Serbia still does not have full consent from six European Union member states for opening negotiation chapter 23, including Croatia because of its earlier objections and conditions, and Great Britain, which has still not taken a position for technical reasons due to Brexit, electronic media in Belgrade said on Monday.

According to earlier announcements, Serbia is expected to open chapters 23 and 24, which pertain to the judiciary and the rule of law, by the end of this month, but it still needs the consent of six member states before a meeting of the Working Party on Enlargement and Countries Negotiating Accession to the EU (COELA), Serbian Radio-Television (RTS) said.

Citing diplomatic sources, Tanjug news agency said the Netherlands, whose EU chairmanship ends on June 30, was expected to complete the consensus.

According to sources from the Dutch EU presidency, Bulgaria, Romania, Greece, Croatia and Great Britain have said they will give their consent for a draft negotiating position on Chapter 23, while one member state has a substantial problem and another a technical one, Tanjug said.

COELA has not received London's consent due to technical reasons pertaining to Great Britain's referendum to leave the EU. Zagreb's official position is awaiting verification.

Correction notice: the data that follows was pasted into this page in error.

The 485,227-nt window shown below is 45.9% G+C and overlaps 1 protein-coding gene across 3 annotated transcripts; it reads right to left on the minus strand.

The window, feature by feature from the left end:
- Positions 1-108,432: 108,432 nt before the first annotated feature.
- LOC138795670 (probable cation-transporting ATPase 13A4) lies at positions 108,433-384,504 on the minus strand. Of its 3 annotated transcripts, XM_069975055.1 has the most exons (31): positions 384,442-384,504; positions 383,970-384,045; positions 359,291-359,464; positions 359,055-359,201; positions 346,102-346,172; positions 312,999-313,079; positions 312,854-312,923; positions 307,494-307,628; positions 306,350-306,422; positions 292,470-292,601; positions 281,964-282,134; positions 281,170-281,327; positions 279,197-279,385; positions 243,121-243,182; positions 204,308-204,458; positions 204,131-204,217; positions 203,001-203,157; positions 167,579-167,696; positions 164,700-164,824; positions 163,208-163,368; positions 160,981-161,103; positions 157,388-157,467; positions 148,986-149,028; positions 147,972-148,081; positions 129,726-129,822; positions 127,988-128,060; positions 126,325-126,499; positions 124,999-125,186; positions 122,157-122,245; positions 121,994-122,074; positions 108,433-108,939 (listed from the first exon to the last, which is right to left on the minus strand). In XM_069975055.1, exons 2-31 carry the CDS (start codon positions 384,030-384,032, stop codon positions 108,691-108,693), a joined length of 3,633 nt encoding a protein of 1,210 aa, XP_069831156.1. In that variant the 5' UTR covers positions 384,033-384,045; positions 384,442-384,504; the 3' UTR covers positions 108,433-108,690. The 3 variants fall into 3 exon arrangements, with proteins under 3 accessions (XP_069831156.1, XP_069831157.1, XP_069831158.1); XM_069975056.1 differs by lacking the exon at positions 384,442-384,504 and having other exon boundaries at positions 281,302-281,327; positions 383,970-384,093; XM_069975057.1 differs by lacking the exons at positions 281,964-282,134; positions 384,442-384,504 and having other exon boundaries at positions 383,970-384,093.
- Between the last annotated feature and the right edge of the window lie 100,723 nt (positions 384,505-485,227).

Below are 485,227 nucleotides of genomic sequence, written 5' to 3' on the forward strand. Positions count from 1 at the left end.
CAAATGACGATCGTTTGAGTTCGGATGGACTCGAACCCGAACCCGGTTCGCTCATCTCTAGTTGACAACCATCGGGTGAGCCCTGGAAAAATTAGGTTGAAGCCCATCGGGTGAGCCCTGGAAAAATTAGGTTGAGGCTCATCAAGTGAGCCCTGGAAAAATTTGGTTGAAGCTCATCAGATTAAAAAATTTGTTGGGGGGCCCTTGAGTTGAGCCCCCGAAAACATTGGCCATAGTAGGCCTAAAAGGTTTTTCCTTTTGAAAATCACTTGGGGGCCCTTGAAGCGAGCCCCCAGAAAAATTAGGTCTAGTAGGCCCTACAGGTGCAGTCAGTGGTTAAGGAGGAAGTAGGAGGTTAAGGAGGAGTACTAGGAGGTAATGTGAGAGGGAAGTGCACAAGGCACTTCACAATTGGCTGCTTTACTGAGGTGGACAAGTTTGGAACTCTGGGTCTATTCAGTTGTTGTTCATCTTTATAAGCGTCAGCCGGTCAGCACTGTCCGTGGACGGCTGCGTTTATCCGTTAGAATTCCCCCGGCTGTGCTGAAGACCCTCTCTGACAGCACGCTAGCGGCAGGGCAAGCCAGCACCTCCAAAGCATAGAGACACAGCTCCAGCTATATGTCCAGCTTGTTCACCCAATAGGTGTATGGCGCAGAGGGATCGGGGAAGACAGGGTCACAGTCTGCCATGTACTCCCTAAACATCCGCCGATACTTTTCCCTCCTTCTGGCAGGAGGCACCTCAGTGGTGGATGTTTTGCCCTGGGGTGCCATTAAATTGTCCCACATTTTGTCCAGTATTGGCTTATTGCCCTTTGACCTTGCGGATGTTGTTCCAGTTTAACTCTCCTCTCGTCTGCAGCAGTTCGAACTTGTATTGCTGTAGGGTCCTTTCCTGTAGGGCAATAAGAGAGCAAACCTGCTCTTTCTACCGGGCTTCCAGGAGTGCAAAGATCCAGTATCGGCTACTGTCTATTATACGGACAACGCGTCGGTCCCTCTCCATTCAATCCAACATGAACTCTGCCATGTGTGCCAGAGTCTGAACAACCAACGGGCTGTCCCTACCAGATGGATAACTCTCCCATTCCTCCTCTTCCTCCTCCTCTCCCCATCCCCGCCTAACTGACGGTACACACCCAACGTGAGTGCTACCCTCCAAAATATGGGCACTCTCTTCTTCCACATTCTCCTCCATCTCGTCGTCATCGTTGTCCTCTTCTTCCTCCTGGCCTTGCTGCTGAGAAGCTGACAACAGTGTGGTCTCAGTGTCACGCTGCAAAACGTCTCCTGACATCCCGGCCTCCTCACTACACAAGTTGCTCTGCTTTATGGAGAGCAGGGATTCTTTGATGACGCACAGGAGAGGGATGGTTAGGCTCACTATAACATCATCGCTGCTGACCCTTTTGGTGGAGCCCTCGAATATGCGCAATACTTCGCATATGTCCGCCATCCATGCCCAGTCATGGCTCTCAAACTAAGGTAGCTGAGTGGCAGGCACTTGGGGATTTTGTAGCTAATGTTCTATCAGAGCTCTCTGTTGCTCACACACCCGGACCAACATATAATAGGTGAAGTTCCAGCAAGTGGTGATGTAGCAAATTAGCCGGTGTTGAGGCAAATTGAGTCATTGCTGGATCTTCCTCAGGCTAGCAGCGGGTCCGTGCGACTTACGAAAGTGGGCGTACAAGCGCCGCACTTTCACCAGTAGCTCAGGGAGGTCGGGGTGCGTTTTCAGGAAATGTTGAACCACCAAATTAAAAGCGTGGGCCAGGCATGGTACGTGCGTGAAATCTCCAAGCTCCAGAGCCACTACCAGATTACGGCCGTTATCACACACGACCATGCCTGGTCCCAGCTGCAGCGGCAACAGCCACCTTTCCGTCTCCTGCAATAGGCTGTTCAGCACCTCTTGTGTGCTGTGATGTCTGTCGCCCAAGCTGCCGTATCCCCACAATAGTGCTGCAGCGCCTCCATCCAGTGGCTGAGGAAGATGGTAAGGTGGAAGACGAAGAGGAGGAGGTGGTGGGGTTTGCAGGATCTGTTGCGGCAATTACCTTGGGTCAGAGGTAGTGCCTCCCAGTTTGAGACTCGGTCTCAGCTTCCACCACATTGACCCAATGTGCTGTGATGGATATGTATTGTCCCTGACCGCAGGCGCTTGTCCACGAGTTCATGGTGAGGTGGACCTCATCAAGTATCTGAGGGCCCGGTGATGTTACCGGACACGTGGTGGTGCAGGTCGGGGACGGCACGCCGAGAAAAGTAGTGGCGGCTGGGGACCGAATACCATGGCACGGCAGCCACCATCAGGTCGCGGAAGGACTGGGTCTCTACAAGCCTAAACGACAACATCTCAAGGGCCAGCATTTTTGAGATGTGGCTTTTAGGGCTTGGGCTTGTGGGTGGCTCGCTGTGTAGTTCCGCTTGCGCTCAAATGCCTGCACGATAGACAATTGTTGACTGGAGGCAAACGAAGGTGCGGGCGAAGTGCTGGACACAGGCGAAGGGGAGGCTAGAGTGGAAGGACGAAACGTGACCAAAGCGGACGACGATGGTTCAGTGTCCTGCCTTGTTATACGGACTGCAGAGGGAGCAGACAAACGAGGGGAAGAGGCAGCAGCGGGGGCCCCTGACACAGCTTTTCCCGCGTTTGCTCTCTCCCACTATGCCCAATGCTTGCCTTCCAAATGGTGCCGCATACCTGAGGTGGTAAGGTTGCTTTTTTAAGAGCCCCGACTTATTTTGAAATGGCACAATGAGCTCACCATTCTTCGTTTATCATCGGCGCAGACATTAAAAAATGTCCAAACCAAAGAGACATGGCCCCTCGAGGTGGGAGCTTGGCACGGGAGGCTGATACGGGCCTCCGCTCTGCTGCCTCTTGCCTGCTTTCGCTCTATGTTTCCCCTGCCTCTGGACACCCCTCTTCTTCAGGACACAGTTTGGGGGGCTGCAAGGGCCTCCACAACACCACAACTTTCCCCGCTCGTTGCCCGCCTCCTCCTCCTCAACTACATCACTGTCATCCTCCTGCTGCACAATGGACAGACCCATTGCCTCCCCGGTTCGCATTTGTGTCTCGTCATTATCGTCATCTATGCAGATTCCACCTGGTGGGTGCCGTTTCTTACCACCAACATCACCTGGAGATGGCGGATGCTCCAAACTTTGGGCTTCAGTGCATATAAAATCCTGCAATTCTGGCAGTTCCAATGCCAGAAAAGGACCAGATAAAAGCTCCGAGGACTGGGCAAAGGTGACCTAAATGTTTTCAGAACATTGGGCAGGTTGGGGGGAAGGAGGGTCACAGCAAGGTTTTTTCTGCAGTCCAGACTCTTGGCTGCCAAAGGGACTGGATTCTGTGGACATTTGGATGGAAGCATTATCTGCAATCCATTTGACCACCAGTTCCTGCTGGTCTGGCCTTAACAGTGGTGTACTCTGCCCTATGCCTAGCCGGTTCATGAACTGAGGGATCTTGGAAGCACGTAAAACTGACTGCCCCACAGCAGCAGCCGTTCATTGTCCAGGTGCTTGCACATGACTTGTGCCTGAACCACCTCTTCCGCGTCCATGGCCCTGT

Diplomatic sources in Brussels expected the declaration on the advancement of relations and solving of outstanding issues, signed by the president of Croatia and the prime minister of Serbia, to contribute to a swifter consent from Zagreb to the opening of Chapter 23, but this has not happened, Tanjug said.

Sources close to the European Council say it is not clear how Great Britain will act from now on regarding technical decisions in EU enlargement processes.

Although technical conditions exist for holding an intergovernmental conference and for Serbia to open chapters 5, 23 and 24 by June 30, when the Dutch EU presidency ends, if this does not happen, the next EU president, Slovakia, has announced earlier that opening new chapters with Serbia will be one of its priorities in the EU enlargement policy, the RTS said.

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